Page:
International aid: Does sending food to struggling nations do more harm than good?

Does Sending Food Aid to Struggling Nations Do More Harm Than Good?

Does Sending Food Aid to Struggling Nations Do More Harm Than Good?

The search for better economic policy.
Feb. 1 2012 1:18 PM

Food for Naught

Does sending food aid to struggling nations do more harm than good?

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Answering the question of whether aid encourages or inhibits conflict presents an analytical conundrum because aid—food or otherwise—is sent deliberately to communities that need it most. These tend to be places that are dysfunctional to begin with, where quite possibly there’s a civil war brewing already. Aid may also be sent to places of strategic interest to America—like Afghanistan—where our interests stem in part from the region’s vulnerability to conflict. So just as it would be crazy to conclude that American food aid to South Vietnam (of which there was plenty) caused the Vietnam War, it’s hard to know how much of a role U.S. assistance has had in prolonging conflict in Afghanistan or elsewhere.

This is one reason the authors focus on U.S. food aid: Because it flows to poor countries primarily through the Food for Peace Program, which operates somewhat independently of global need. From year to year, the food aid disbursed through the program is governed by and large by U.S. production, as the USDA stores surpluses to stabilize prices for American farmers then ships them the next year to needy populations around the world.

This American aid is thus dictated at least in part by the needs of farmers in Kansas, rather than the starving masses of Somalia or Afghanistan, which allows Nunn and Qian to identify a stream of food aid that is unrelated to circumstances in recipient countries. Instead of looking at actual aid, Nunn and Qian use the year-to-year harvests of U.S. wheat farmers to reflect the component of aid that’s caused by weather conditions in Kansas rather than turmoil or drought in the developing world. They then assess whether these somewhat random shocks to food shipments are associated with the ups and downs of conflict in traditional aid destinations.


The authors find a surprisingly large impact from this “random” foreign assistance on conflict. They estimate that a 10 percent increase in wheat shipments—well within the range that could result from a good harvest for American farmers –translates into a 6 percent increase of civil conflict for frequent aid recipients like Haiti or Honduras. More food aid makes it both more likely that conflict starts and also extends rebellions in progress, as was likely the case in Biafra. Yet in assessing the costs and benefits of humanitarian aid, it’s worth accounting for even moderately large increases like this, given the high cost of prolonged conflict.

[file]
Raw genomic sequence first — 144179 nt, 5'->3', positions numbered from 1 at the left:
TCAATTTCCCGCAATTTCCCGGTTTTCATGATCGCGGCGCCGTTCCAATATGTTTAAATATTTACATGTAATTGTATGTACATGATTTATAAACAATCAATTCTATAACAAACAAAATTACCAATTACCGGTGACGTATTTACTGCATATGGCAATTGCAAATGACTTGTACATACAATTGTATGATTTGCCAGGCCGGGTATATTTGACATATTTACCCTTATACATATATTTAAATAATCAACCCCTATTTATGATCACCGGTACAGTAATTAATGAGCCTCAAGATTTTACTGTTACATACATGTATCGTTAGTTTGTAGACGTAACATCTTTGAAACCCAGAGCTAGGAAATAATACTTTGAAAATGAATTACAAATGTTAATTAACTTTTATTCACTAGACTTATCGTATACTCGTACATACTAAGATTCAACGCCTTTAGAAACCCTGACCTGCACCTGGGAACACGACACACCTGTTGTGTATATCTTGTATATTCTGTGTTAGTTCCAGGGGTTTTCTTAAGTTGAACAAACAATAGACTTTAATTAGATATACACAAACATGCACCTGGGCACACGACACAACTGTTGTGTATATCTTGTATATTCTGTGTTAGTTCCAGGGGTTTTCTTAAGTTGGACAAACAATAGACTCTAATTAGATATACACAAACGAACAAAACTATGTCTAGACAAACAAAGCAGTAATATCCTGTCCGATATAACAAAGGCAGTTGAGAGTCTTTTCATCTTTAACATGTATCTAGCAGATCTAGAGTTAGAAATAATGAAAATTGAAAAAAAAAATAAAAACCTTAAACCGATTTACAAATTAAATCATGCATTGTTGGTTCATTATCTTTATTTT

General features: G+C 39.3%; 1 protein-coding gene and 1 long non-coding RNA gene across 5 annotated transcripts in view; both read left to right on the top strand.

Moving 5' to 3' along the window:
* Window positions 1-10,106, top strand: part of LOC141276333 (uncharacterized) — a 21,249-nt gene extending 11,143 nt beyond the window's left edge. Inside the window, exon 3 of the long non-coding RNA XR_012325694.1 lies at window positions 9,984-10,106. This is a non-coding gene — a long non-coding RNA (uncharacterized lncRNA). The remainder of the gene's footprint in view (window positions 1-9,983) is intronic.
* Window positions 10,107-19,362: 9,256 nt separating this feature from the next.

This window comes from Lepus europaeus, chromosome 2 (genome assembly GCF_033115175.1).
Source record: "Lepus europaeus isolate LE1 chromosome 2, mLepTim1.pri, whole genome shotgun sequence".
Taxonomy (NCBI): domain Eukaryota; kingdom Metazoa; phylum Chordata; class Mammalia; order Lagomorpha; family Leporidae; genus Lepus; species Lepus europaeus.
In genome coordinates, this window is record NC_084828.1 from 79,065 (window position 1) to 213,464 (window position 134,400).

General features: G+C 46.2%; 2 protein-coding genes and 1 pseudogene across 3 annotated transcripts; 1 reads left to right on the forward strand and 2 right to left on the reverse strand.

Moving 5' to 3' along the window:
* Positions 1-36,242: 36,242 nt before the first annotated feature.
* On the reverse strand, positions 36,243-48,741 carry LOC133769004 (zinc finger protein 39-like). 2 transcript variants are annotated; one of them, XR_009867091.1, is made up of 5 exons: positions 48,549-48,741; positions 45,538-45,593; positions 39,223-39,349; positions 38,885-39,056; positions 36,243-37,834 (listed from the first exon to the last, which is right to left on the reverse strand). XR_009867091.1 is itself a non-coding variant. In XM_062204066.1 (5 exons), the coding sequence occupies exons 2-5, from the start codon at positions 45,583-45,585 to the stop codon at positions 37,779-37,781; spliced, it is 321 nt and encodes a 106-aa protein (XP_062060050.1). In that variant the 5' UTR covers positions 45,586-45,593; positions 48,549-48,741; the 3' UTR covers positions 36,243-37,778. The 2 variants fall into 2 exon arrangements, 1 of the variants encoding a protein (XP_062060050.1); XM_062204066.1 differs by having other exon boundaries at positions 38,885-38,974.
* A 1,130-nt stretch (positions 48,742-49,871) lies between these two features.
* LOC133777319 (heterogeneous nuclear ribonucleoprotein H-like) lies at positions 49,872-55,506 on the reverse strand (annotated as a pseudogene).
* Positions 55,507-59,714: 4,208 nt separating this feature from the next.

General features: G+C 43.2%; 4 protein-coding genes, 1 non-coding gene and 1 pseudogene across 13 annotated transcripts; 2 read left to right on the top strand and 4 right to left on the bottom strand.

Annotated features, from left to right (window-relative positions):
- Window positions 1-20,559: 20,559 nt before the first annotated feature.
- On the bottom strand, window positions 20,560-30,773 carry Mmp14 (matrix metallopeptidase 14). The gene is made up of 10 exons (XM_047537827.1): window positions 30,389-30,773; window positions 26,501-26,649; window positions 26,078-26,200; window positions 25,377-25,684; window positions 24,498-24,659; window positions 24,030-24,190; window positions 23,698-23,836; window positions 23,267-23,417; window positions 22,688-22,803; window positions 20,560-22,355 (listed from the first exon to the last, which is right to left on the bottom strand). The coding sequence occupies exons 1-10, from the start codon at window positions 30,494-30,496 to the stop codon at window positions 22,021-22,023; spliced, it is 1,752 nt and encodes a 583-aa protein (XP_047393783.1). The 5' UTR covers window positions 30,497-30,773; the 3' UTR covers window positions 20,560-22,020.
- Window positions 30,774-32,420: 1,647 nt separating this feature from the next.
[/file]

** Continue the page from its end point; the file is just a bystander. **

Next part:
Finding that there’s a downside to humanitarian aid doesn’t mean that we should turn off the spigot completely—food aid may contribute to conflict, but it also saves lives.  These findings do suggest that programs which promote accountability—like the Bush-era Millennium Challenge Corporation, which hands out U.S. assistance to countries based on their performance on governance and accountability indicators—may have their merits, even if it shifts assistance away from some of the neediest cases. The findings may also support allocating more aid to longer-term investments in economic and agricultural development—such as Obama’s Feed the Future Initiative—rather than crisis response. And it also argues for encouraging experimentation with smaller-scale local innovations that may be scaled after evidence of effectiveness, instead of sending shiploads of food. (Aid that takes the form of training and investment has been much-disparaged in recent years, with some arguing that we can best help poor countries by leaving them to pull themselves up by their own bootstraps. But as Stephen Colbert suggested in response to one such aid critic, if we’re going to do that maybe we should start by sending them some bootstraps.)

The unintended consequences of aid produce a tradeoff that’s difficult to confront, weighing the suffering of famine and crisis-stricken communities against the potential of aid to further worsen their circumstances. Yet if we in the first world aspire to do more than celebrate our own virtue by shipping surplus wheat to impoverished nations, we need to engage in exactly this sort of painful calculus, equipped with a fuller understanding of how we’re affecting those on the receiving end of our good intentions.

Ray Fisman is the Slater family chair in behavioral economics at Boston University and author, with Tim Sullivan, of The Org.